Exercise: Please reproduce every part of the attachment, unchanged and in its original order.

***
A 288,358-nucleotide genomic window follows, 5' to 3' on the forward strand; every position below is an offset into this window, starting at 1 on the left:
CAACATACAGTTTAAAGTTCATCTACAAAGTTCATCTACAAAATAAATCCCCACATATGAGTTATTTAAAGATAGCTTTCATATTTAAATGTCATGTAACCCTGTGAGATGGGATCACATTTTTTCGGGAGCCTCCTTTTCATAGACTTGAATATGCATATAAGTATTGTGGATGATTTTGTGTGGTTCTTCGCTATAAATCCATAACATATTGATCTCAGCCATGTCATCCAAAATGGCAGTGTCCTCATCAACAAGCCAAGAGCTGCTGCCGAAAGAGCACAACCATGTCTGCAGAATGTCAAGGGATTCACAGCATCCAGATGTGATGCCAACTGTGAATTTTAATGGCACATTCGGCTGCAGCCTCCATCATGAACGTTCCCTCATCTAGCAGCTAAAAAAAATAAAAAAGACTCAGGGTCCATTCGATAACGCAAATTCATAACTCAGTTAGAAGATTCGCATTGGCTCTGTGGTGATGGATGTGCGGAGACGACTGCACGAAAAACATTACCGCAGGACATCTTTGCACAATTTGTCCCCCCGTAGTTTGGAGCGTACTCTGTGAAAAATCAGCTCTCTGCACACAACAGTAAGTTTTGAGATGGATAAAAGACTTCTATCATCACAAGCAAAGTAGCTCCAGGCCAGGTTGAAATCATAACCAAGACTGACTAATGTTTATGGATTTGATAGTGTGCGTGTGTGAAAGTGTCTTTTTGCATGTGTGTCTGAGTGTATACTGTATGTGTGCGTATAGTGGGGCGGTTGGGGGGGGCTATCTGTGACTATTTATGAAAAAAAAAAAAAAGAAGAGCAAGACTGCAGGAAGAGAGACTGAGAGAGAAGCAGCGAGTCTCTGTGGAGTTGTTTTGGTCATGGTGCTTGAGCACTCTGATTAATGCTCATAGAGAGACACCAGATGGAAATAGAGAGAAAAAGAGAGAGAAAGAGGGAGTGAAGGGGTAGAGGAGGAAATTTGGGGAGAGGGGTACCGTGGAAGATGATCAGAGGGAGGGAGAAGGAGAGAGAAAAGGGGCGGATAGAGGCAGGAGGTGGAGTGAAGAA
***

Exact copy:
A 288,358-nucleotide genomic window follows, 5' to 3' on the forward strand; every position below is an offset into this window, starting at 1 on the left:
CAACATACAGTTTAAAGTTCATCTACAAAGTTCATCTACAAAATAAATCCCCACATATGAGTTATTTAAAGATAGCTTTCATATTTAAATGTCATGTAACCCTGTGAGATGGGATCACATTTTTTCGGGAGCCTCCTTTTCATAGACTTGAATATGCATATAAGTATTGTGGATGATTTTGTGTGGTTCTTCGCTATAAATCCATAACATATTGATCTCAGCCATGTCATCCAAAATGGCAGTGTCCTCATCAACAAGCCAAGAGCTGCTGCCGAAAGAGCACAACCATGTCTGCAGAATGTCAAGGGATTCACAGCATCCAGATGTGATGCCAACTGTGAATTTTAATGGCACATTCGGCTGCAGCCTCCATCATGAACGTTCCCTCATCTAGCAGCTAAAAAAAATAAAAAAGACTCAGGGTCCATTCGATAACGCAAATTCATAACTCAGTTAGAAGATTCGCATTGGCTCTGTGGTGATGGATGTGCGGAGACGACTGCACGAAAAACATTACCGCAGGACATCTTTGCACAATTTGTCCCCCCGTAGTTTGGAGCGTACTCTGTGAAAAATCAGCTCTCTGCACACAACAGTAAGTTTTGAGATGGATAAAAGACTTCTATCATCACAAGCAAAGTAGCTCCAGGCCAGGTTGAAATCATAACCAAGACTGACTAATGTTTATGGATTTGATAGTGTGCGTGTGTGAAAGTGTCTTTTTGCATGTGTGTCTGAGTGTATACTGTATGTGTGCGTATAGTGGGGCGGTTGGGGGGGGCTATCTGTGACTATTTATGAAAAAAAAAAAAAAGAAGAGCAAGACTGCAGGAAGAGAGACTGAGAGAGAAGCAGCGAGTCTCTGTGGAGTTGTTTTGGTCATGGTGCTTGAGCACTCTGATTAATGCTCATAGAGAGACACCAGATGGAAATAGAGAGAAAAAGAGAGAGAAAGAGGGAGTGAAGGGGTAGAGGAGGAAATTTGGGGAGAGGGGTACCGTGGAAGATGATCAGAGGGAGGGAGAAGGAGAGAGAAAAGGGGCGGATAGAGGCAGGAGGTGGAGTGAAGAA